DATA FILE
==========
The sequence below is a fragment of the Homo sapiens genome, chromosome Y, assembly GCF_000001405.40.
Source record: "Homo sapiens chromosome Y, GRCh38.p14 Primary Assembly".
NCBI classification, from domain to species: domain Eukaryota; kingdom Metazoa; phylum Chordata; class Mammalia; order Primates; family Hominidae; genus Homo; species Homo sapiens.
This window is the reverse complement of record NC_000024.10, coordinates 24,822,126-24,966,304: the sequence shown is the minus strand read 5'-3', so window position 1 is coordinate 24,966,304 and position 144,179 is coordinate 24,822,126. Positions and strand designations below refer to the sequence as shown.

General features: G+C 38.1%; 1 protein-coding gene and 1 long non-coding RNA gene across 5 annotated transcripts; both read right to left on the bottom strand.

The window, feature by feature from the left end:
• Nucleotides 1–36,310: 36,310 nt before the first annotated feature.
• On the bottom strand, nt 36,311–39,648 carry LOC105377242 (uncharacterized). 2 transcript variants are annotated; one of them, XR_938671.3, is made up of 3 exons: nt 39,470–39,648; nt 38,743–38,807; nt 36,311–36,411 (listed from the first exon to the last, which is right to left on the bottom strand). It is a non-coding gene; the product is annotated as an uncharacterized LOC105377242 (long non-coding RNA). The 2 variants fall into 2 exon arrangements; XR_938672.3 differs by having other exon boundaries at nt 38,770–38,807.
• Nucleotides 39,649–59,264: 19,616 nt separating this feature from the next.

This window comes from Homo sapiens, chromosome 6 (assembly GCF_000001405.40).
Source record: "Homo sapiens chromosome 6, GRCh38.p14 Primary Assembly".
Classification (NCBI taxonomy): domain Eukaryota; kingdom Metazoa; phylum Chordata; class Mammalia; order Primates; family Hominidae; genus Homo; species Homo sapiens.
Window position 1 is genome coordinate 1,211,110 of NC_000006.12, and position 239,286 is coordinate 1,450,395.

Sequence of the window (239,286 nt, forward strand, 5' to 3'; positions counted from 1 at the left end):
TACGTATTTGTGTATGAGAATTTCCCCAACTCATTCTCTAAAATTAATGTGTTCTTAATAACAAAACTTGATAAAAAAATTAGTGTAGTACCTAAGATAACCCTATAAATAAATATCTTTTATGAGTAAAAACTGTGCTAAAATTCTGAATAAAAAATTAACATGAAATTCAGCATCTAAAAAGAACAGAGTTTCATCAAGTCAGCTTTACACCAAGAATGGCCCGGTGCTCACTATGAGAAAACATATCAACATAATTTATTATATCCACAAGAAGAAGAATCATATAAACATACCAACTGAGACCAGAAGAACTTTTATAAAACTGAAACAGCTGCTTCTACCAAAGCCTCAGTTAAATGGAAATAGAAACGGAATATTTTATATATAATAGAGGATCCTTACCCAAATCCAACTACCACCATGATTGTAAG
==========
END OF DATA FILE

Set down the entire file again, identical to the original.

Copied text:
The sequence below is a fragment of the Homo sapiens genome, chromosome Y, assembly GCF_000001405.40.
Source record: "Homo sapiens chromosome Y, GRCh38.p14 Primary Assembly".
NCBI classification, from domain to species: domain Eukaryota; kingdom Metazoa; phylum Chordata; class Mammalia; order Primates; family Hominidae; genus Homo; species Homo sapiens.
This window is the reverse complement of record NC_000024.10, coordinates 24,822,126-24,966,304: the sequence shown is the minus strand read 5'-3', so window position 1 is coordinate 24,966,304 and position 144,179 is coordinate 24,822,126. Positions and strand designations below refer to the sequence as shown.

General features: G+C 38.1%; 1 protein-coding gene and 1 long non-coding RNA gene across 5 annotated transcripts; both read right to left on the bottom strand.

The window, feature by feature from the left end:
• Nucleotides 1–36,310: 36,310 nt before the first annotated feature.
• On the bottom strand, nt 36,311–39,648 carry LOC105377242 (uncharacterized). 2 transcript variants are annotated; one of them, XR_938671.3, is made up of 3 exons: nt 39,470–39,648; nt 38,743–38,807; nt 36,311–36,411 (listed from the first exon to the last, which is right to left on the bottom strand). It is a non-coding gene; the product is annotated as an uncharacterized LOC105377242 (long non-coding RNA). The 2 variants fall into 2 exon arrangements; XR_938672.3 differs by having other exon boundaries at nt 38,770–38,807.
• Nucleotides 39,649–59,264: 19,616 nt separating this feature from the next.

This window comes from Homo sapiens, chromosome 6 (assembly GCF_000001405.40).
Source record: "Homo sapiens chromosome 6, GRCh38.p14 Primary Assembly".
Classification (NCBI taxonomy): domain Eukaryota; kingdom Metazoa; phylum Chordata; class Mammalia; order Primates; family Hominidae; genus Homo; species Homo sapiens.
Window position 1 is genome coordinate 1,211,110 of NC_000006.12, and position 239,286 is coordinate 1,450,395.

Sequence of the window (239,286 nt, forward strand, 5' to 3'; positions counted from 1 at the left end):
TACGTATTTGTGTATGAGAATTTCCCCAACTCATTCTCTAAAATTAATGTGTTCTTAATAACAAAACTTGATAAAAAAATTAGTGTAGTACCTAAGATAACCCTATAAATAAATATCTTTTATGAGTAAAAACTGTGCTAAAATTCTGAATAAAAAATTAACATGAAATTCAGCATCTAAAAAGAACAGAGTTTCATCAAGTCAGCTTTACACCAAGAATGGCCCGGTGCTCACTATGAGAAAACATATCAACATAATTTATTATATCCACAAGAAGAAGAATCATATAAACATACCAACTGAGACCAGAAGAACTTTTATAAAACTGAAACAGCTGCTTCTACCAAAGCCTCAGTTAAATGGAAATAGAAACGGAATATTTTATATATAATAGAGGATCCTTACCCAAATCCAACTACCACCATGATTGTAAG